Emilio: When people give you that affection and that state, what do you feel at that moment?  

Arantxa: Sometimes I get red, sometimes I get goose bumps, the fact that people talk about me makes me happy, it gives me a lot of joy and gratitude, but I am also shy and in that sense I get very, very red. I really appreciate the love and that I have entered so many houses, that people have seen me play and have supported me so much, I have nothing but gratitude. 

Emilio: You are not going to say it because in the end you are not one to sell yourself or to show yourself, but I can say it, and I believe in the end everything you have achieved, the legacy you have left for women’s tennis in our country, in the world, because in the end you have been a global player who is number 1 and in many countries you have been recognized for your ability and your way of doing things. But it makes me a little sad that in our country you are not recognized in the way you should be recognized, as the public recognizes you. And that they do not take advantage of you, of your charisma, of who you are and what you have been, of this way of speaking and telling your values and who you have been to be able to reach more people and to be able to get many more of these girls to stay in tennis and to continue teaching that our sport is very powerful. I hope that little by little they will realize it and that now that you are still very young and beautiful, that you can still give many things to further enhance the history and legacy that you have left. Because when you play the way you played, that is a very powerful value. I think that in Spain they don’t know how to take advantage of you as they should and even though you are now in the United States I think they should be smart and take more advantage of who you are and who you have been. Because your story is extremely powerful. At the Academy and me personally, I am super grateful and, when you come, I am even more grateful and I know that the kids always ask, when am I going to play with Arantxa? When you tell them that you are coming, their faces light up, so the more you come, the more you are going to impact all these people and they are going to be super happy.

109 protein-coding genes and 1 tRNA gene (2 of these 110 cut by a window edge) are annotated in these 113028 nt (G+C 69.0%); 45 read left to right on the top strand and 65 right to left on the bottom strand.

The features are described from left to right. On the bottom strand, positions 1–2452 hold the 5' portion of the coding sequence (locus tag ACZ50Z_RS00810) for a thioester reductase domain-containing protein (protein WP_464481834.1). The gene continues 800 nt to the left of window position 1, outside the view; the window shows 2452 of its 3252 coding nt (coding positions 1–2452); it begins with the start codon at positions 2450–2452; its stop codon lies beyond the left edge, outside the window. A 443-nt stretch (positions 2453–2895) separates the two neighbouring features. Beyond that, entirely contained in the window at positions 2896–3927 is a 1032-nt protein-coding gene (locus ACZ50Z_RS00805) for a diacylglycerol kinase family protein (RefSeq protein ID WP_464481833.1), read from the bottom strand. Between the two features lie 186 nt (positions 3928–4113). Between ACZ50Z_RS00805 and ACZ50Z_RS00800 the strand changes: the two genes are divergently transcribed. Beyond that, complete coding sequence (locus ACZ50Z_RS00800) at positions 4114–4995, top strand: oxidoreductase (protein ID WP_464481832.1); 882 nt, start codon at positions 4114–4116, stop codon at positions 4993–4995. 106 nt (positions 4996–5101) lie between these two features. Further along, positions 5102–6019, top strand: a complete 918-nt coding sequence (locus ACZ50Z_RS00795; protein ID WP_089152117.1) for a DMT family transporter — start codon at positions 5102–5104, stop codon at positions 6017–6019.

Arantxa: It is always a pleasure. Besides, this way I see you more often and I also learn a lot coming here and the truth is that I feel at home and I enjoy it a lot, so I will come a lot more.  

Emilio: Well, thank you very much for being here with us and for being the first guest of this podcast of the Emilio Sanchez Academy. This is your home and keep fighting with passion.  

Arantxa: Congratulations for so many years and may there be many more to come.  

Emilio: Well, to finish, as a player of those first 4 or 5 years that we were together, how would you define the Academy in four or five things that stayed with you from your stay at that time? What do you remember about the Academy from those moments?  

Arantxa: Humanity, companionship, learning, values, and as I say, struggle. I think that helped me when I played and continues to help me as a person. You never forget that and that is what I try to transmit now even to my children or to the young people who ask me for advice. I hope I can help more girls with that.  

Emilio: Thank you very much.  

Arantxa: No, thank you too. It’s been many years, brother, I love you very much, you know that. And I’m excited to do these kind of interviews with my brother. Kiss.  

Emilio: Thank you. 

Por Emilio Sánchez Vicario, CEO en ES Academy y ES Academy Marketing Department.